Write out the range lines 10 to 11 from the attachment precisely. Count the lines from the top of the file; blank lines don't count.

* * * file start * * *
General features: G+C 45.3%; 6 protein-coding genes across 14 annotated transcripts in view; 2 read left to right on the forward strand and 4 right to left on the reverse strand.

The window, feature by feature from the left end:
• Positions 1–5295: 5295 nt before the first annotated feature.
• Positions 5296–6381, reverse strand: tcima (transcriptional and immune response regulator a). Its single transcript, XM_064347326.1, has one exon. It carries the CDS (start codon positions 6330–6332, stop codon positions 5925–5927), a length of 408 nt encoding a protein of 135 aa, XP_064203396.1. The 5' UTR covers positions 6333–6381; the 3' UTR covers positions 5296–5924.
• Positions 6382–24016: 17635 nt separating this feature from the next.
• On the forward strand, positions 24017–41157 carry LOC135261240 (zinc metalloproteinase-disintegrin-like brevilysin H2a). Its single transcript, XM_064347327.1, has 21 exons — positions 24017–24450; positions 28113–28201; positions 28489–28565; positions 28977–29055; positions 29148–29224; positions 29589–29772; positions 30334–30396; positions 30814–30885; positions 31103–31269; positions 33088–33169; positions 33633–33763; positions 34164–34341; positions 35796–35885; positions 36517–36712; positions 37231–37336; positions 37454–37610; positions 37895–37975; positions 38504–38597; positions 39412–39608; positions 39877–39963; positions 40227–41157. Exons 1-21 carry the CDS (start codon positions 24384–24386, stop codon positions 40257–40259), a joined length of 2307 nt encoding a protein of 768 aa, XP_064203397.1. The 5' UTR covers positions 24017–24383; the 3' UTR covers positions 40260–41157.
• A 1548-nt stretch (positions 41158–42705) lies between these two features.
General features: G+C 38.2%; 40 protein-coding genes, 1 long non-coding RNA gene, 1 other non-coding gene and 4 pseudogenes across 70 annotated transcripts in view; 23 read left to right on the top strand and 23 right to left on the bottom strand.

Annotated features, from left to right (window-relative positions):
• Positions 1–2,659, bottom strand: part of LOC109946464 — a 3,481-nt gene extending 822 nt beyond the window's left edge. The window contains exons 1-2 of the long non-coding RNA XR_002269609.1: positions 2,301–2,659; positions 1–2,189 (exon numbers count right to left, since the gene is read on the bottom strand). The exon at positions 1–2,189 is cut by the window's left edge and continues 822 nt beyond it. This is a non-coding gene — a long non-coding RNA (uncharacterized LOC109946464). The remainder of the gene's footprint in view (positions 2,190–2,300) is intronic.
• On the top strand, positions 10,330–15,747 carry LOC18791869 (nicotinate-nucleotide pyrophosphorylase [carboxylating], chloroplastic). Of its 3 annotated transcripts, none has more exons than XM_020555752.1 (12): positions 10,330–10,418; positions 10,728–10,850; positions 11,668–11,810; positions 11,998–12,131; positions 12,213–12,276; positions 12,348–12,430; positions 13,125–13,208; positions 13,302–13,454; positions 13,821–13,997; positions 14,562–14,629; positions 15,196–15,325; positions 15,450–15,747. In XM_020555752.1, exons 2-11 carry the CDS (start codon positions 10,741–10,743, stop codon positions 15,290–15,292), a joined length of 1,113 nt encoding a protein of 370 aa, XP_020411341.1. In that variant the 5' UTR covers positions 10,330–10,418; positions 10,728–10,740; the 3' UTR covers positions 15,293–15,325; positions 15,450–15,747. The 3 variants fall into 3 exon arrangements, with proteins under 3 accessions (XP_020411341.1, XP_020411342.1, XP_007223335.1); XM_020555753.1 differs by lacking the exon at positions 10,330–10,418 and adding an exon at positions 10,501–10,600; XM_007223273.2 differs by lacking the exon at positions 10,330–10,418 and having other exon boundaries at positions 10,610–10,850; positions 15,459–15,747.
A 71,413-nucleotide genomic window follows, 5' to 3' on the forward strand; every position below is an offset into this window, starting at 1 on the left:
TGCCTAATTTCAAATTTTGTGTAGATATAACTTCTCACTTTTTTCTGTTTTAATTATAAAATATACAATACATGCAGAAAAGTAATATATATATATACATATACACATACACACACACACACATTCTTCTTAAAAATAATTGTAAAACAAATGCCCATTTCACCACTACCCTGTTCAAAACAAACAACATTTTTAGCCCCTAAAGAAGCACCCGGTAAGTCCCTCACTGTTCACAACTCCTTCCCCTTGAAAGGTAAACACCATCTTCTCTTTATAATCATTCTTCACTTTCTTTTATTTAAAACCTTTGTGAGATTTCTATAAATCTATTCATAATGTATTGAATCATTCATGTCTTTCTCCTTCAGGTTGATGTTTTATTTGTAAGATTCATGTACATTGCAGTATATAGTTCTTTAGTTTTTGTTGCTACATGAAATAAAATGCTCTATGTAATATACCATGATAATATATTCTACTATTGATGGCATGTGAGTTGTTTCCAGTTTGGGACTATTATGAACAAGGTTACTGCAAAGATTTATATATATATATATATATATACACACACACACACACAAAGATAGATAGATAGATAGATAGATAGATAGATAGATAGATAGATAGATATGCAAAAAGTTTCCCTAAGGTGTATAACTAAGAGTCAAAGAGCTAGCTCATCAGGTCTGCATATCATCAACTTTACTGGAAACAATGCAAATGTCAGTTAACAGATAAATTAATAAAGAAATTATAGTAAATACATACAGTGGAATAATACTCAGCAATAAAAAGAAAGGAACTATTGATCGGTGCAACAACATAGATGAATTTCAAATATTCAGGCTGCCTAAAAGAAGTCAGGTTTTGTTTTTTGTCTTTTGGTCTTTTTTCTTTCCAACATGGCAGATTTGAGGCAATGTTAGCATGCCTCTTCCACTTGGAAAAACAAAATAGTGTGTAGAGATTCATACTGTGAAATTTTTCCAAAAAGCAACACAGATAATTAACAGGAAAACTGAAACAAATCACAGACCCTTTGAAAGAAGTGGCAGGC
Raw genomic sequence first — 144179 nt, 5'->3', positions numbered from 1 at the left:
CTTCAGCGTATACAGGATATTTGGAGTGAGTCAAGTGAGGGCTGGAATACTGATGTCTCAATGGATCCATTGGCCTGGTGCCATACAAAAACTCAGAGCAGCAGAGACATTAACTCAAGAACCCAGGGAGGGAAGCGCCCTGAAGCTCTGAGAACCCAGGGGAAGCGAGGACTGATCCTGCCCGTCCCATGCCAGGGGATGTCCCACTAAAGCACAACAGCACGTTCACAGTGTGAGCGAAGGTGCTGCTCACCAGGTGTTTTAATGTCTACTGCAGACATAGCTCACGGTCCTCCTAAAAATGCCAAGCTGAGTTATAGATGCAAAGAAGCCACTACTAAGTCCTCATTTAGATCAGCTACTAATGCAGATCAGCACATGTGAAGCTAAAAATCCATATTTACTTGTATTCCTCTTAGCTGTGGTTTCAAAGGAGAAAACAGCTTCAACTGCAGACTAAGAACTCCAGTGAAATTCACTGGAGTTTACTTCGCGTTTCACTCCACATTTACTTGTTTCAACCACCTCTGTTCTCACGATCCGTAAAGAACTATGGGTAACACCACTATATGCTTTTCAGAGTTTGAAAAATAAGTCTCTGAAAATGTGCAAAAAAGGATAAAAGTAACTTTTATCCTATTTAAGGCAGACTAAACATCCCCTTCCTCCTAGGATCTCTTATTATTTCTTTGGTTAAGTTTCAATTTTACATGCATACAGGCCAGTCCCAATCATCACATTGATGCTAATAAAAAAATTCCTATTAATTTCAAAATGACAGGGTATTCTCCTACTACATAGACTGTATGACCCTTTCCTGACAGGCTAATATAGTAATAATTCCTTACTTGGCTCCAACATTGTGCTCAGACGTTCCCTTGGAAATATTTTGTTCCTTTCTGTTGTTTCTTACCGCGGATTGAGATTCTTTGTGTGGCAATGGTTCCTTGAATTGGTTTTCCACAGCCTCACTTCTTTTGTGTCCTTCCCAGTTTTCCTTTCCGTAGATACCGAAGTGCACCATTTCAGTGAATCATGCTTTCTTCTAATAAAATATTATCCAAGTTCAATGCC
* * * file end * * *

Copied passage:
• Positions 1–2,659, bottom strand: part of LOC109946464 — a 3,481-nt gene extending 822 nt beyond the window's left edge. The window contains exons 1-2 of the long non-coding RNA XR_002269609.1: positions 2,301–2,659; positions 1–2,189 (exon numbers count right to left, since the gene is read on the bottom strand). The exon at positions 1–2,189 is cut by the window's left edge and continues 822 nt beyond it. This is a non-coding gene — a long non-coding RNA (uncharacterized LOC109946464). The remainder of the gene's footprint in view (positions 2,190–2,300) is intronic.
• On the top strand, positions 10,330–15,747 carry LOC18791869 (nicotinate-nucleotide pyrophosphorylase [carboxylating], chloroplastic). Of its 3 annotated transcripts, none has more exons than XM_020555752.1 (12): positions 10,330–10,418; positions 10,728–10,850; positions 11,668–11,810; positions 11,998–12,131; positions 12,213–12,276; positions 12,348–12,430; positions 13,125–13,208; positions 13,302–13,454; positions 13,821–13,997; positions 14,562–14,629; positions 15,196–15,325; positions 15,450–15,747. In XM_020555752.1, exons 2-11 carry the CDS (start codon positions 10,741–10,743, stop codon positions 15,290–15,292), a joined length of 1,113 nt encoding a protein of 370 aa, XP_020411341.1. In that variant the 5' UTR covers positions 10,330–10,418; positions 10,728–10,740; the 3' UTR covers positions 15,293–15,325; positions 15,450–15,747. The 3 variants fall into 3 exon arrangements, with proteins under 3 accessions (XP_020411341.1, XP_020411342.1, XP_007223335.1); XM_020555753.1 differs by lacking the exon at positions 10,330–10,418 and adding an exon at positions 10,501–10,600; XM_007223273.2 differs by lacking the exon at positions 10,330–10,418 and having other exon boundaries at positions 10,610–10,850; positions 15,459–15,747.